Writing a book review is a challenge that students face many times in life. It’s safe to say that writing a book review is an essential skill that everyone should possess, even if you’re not a student. So to make the book review process a bit less intimidating for you, we have some tips that can come in handy.
Essential Book Information
For bookworms, it is crucial to share everything they read in a book. But first things first. Before you begin writing, you must provide the information you feel is essential for the readers.
- Well, no points for guessing the title and the author’s name.
- You can also mention if the book is part of a series or covers just about everything in one book alone.
- Another thing you can mention is the year in which the book was published. You can also say who the author dedicated the book to and why.
You might be wondering if this bit of a summary would attract readers; well, even if it doesn’t, if they’re reading about something, it’s always good to provide them a background of it.
The reason for picking these details is because authors are mysterious and always have a reason behind writing any book, be it educational or fictional. However, if you feel the review is much more complicated than you had expected it to be, you can view examples of book reviews online. It will give you a better idea of approaching the assessment and giving you more ideas about points to include when you begin writing a review.
Describe The Plot
The plot is what has turned the book into something you love or hate. In whichever direction your experience went while reading, the story is what steered it that way. Writing a book review won’t necessarily be a piece of cake when you ignore the plot. So be careful and document everything about the story you feel is paramount to support what you say next. You should share a synopsis rather than beating around the bush and writing something that lacks value. Furthermore, to make it engaging, keep the climax to yourself so that the reader stays interested and the review doesn’t turn into much of a spoiler for them; otherwise, people won’t read it.
If you want to tell people that something will take them by shock, name it an unexpected twist rather than give away the climax and ruin it for the audience. If you must give a spoiler, hide the sentence so that it’s the reader’s choice to view it or not. You can describe some of the characters and the way the author has developed them over time so that readers can relate to the characters. Mention the decisions they make and the way it affects the entire plot.
Make Your Opinion Clear
When you are wondering how to write a book review, one tool that you already have in hand is your opinion. But what’s it worth if you don’t put it out there? When we try to attract people to our writings by painting the most realistic picture of the plot that we’ve seen, we need to present our opinions just as they are. Of course, without the intent to offend someone. An idea should be foul or disrespectful.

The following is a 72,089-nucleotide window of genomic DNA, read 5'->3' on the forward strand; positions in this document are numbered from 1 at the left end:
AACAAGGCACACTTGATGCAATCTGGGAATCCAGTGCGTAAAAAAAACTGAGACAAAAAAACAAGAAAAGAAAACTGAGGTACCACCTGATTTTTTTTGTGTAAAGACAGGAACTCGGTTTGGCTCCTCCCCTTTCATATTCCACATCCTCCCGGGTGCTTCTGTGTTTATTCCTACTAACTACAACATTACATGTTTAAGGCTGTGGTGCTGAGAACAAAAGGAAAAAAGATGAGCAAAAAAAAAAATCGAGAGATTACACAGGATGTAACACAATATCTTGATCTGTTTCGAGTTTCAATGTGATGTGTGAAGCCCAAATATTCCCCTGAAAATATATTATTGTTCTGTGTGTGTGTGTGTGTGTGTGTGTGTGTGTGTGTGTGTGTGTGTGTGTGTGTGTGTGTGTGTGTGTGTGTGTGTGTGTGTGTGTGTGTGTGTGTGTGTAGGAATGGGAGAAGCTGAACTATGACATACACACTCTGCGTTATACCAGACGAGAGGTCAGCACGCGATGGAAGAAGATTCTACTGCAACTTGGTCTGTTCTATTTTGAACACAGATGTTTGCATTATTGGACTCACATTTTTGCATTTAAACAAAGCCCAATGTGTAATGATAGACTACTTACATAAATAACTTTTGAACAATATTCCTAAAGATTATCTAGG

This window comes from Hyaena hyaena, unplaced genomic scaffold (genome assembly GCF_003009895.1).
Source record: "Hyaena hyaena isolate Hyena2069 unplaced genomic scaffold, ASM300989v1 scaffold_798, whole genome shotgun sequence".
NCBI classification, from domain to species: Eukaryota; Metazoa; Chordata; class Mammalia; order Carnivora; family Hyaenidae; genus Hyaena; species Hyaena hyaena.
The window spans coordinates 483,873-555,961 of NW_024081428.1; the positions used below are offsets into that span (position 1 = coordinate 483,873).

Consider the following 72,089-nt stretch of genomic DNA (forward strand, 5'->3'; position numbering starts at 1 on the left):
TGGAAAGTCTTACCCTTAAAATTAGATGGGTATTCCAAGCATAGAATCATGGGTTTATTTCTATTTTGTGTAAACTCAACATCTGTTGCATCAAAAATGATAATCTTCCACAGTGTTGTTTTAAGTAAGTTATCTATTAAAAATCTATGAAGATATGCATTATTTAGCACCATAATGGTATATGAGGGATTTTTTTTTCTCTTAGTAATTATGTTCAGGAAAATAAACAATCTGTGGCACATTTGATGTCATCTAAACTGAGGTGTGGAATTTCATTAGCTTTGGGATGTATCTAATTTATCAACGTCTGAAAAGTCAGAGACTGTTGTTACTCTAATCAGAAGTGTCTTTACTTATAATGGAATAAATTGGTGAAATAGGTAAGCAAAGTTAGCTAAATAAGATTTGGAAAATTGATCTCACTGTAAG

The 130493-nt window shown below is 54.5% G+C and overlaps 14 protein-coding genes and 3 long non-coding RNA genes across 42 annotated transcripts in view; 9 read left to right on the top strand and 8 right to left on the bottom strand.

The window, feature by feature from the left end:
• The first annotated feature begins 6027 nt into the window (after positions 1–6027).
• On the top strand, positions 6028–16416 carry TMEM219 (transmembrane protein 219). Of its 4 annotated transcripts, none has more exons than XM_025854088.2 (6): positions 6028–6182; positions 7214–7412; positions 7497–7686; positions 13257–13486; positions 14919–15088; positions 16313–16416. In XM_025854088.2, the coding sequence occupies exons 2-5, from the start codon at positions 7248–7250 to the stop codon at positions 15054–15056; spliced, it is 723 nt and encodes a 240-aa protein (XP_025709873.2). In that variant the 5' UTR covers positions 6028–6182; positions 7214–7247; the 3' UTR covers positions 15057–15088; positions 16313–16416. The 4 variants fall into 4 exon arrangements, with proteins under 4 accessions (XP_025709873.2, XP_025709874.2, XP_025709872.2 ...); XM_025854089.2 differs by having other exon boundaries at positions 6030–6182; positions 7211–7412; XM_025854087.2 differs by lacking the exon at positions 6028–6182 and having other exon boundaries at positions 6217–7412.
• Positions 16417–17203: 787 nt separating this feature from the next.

Furthermore, you don’t have to assert anything. All you do with an opinion is respectfully state it without meaning offense to the book’s author. Your opinion is your conclusion after the critique and analysis of the entire story. You can note which audience would enjoy the book, which part of the plot made the most sense to you, was realistic, or was the book a paradox. The ball is in your court here, so make sure you score a good grade by using the correct language and tone.
Make sure you don’t vaguely state anything. You have to build it up and hint to the reader what they’re in for so that they don’t feel like your opinion isn’t stemming from the novel but rather from some other motive. Take it as a formal conversation and be descriptive.
Your Praise and Critique
Without a doubt, this is the most critical aspect of your entire review writing. One of our book review tips is that because of its worth and importance to the paper, you should dedicate more time and length to this piece. You can’t just mention if you liked the book or not, it was worth your time or not, or if it was the author’s best piece so far. You have to bring some credibility to every statement you make. Credibility is only achieved when you give reasons and evidence for everything you say.
Share details from the book that would encourage the audience to see where you’re coming from and steered an opinion in that direction. Don’t be too assertive though, let them feel like they have the power here. Let them form their own opinion and decide if they want to read the book or not. Your job is to give them a review of the entire thing, not force them to or away from it. You can make statements like the descriptive, vivid language, and the appropriate change of tone helped me imagine the story as if I was a part of the plot; however, some parts of the plot did not resonate with me.
The rating system does wonders for reviews. People prefer ratings because it provides them statistical guidance if the book is good enough to invest time on or not. When you write a book review, you should give reasons for the ratings you provide in it. You can’t just randomly assign a number to a book without any firm ground. It is absurd and will drive the audience away. People try to find reasons behind everything. If that person is your teacher who has asked for a review, well, then you’re in trouble. Every step of the process must be well thought of, and you have to make minimal mistakes. Say goodbye to old impulsive writing while you’re reviewing books and wave hello to the more sensible version that stands firm, backed up by reason.
Now you have five great tips under your belt, and they will surely guide you to the right path with a book review! Get ready to impress your teachers and everyone else reading your review. You’re in for that A grade if you stick by these book review tips and write your heart out.